Jeff Lucas

While martyrdom or outright persecution were unlikely, I might face ridicule and misunderstanding. Some of my friends might disappear, put off by my newly found faith. This trek might be costly, an uphill climb. But there was one unavoidable element of Christian discipleship that nobody warned me about, which is probably a good thing, because if I’d known, I might have opted for Buddhism instead.

Camping. Within weeks of deciding to follow Christ, I found myself at a youth camp, ensconced in a wigwam-like tent for two whole weeks. I went there feeling somewhat jaundiced, because my pre-conversion experiences in the great outdoors weren’t great. For one thing, one had to erect a tent created by designers who were surely inspired by dark forces. I was especially useless at this. I’ve written about it before in this column, which is evidence of residual pain. Most people end up with a tent peg or two left over at the end of the fraught process of tent construction. I’d usually end up with a spare couple of poles, resulting in a sudden collapse of the canvas in the middle of the freezing, rainy night. Not fun.

But despite my initial hesitation, that youth camp was quite marvellous. Fragile, fledgling decisions were galvanised, even if I was a little overenthusiastic as a new convert. Every evening service during the camp would end with an ‘altar call’, and I responded every night, whatever the issue. Attending that camp solidified my initial conversion experience, not least because I spent a fortnight hanging out with others who had made the same choice.

And then I graduated from tents to chalets, and became involved with Spring Harvest for over three decades. That too was a delight. The word ‘chalet’ was at times a little misleading for American friends who crossed the pond to see what the event was all about. They imagined a luxurious pine log construction, where they’d be waited on by a blonde Swedish sister called Olga. There’d be a log fire, a sauna, an opportunity to whip each other with twigs following the sauna.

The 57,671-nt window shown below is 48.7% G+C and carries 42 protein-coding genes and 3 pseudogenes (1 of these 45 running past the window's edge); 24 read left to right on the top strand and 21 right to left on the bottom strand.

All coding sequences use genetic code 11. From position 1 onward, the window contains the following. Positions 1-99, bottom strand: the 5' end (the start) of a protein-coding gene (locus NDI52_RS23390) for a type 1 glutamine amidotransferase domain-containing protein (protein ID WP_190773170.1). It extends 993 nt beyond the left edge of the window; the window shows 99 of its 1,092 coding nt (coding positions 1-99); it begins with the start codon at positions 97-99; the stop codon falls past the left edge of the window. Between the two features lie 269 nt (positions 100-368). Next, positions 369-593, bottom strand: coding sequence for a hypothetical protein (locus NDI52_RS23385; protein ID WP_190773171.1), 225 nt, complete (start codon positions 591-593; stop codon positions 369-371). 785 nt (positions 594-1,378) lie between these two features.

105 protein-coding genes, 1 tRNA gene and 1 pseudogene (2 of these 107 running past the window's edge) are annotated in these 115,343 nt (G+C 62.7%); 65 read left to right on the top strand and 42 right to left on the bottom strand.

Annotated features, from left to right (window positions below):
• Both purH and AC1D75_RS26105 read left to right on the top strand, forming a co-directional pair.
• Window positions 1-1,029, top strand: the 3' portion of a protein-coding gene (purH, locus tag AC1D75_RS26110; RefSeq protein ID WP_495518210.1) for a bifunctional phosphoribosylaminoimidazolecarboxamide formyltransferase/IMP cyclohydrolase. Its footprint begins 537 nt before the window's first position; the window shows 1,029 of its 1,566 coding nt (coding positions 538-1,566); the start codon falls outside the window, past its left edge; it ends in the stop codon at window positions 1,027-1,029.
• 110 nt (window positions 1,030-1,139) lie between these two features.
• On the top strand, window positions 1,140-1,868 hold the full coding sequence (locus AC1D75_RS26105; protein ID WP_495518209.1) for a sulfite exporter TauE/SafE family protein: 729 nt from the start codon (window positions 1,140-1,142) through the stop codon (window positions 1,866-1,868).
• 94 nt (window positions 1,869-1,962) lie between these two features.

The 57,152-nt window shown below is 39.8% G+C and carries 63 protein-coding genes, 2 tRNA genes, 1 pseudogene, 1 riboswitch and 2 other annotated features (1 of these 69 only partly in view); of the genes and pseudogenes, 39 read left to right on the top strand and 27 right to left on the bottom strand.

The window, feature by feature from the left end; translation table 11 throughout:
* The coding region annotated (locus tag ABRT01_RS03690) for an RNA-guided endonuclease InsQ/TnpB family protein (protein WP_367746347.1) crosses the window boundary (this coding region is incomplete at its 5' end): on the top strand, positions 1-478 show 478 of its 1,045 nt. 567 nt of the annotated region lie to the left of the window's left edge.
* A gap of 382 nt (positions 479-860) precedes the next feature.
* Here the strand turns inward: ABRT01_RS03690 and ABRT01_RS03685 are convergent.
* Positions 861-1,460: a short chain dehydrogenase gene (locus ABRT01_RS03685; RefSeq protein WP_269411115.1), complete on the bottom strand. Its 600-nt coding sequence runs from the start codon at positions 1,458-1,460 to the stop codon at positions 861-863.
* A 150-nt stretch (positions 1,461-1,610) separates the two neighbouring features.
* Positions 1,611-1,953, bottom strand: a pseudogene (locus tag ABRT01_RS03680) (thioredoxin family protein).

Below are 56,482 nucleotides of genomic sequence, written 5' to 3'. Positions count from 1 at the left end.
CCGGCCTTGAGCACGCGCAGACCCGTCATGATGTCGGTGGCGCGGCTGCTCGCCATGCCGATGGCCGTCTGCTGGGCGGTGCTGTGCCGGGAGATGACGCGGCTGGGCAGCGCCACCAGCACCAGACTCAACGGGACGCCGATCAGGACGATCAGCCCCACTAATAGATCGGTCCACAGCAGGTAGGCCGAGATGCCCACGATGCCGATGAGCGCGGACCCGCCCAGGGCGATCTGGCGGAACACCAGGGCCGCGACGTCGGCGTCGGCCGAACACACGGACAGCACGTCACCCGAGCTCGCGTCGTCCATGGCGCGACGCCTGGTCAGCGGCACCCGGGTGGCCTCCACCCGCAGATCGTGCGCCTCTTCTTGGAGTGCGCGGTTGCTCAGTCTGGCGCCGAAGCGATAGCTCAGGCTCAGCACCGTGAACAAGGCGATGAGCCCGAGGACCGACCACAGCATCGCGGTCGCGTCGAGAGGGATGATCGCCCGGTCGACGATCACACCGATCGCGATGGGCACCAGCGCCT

It wasn’t that kind of chalet. But it was wonderful, and life-altering. At Spring Harvest, I learned that the way my denominational tribe did things was not the only or the best way. I discovered people who loved Jesus greatly, whose style of worship and theology was quite different from my own. I found that we Christians can accomplish more together than alone, as we campaigned for the Siberian Seven, launched Stop the Traffik, and got behind the initial licensing of Premier Radio. There, innovative ideas were forged. Faith was strengthened. Authentic hope was replenished. Laughter and tears were shared. Of course, none of this should come as a surprise. God is not only a festival-goer, but a festival organiser too, as the Hebrew feasts and festivals amply demonstrate. Those people of God, so gifted at sliding into amnesia and forgetting their story and purpose, were summoned together frequently and inconveniently, to help them to recall what was most important.

Of course, there are some of the bah humbug type who insist that all this event-going is a waste of time, that we should concentrate our efforts on the coalface of our own localities. I utterly disagree. Events like Spring Harvest, One and Soul Survivor can be far more than high-energy kneesups that distract us from our purpose, but can effectively equip us to fulfil our purpose with fresh determination and energy.

I still don’t like sleeping bags or soggy groundsheets. And those chalets were not quite like those inhabited by the rich and famous on the snow-white hillsides of Switzerland. But tents and chalets have been major stop-offs in my Christian hike so far, and I’m glad.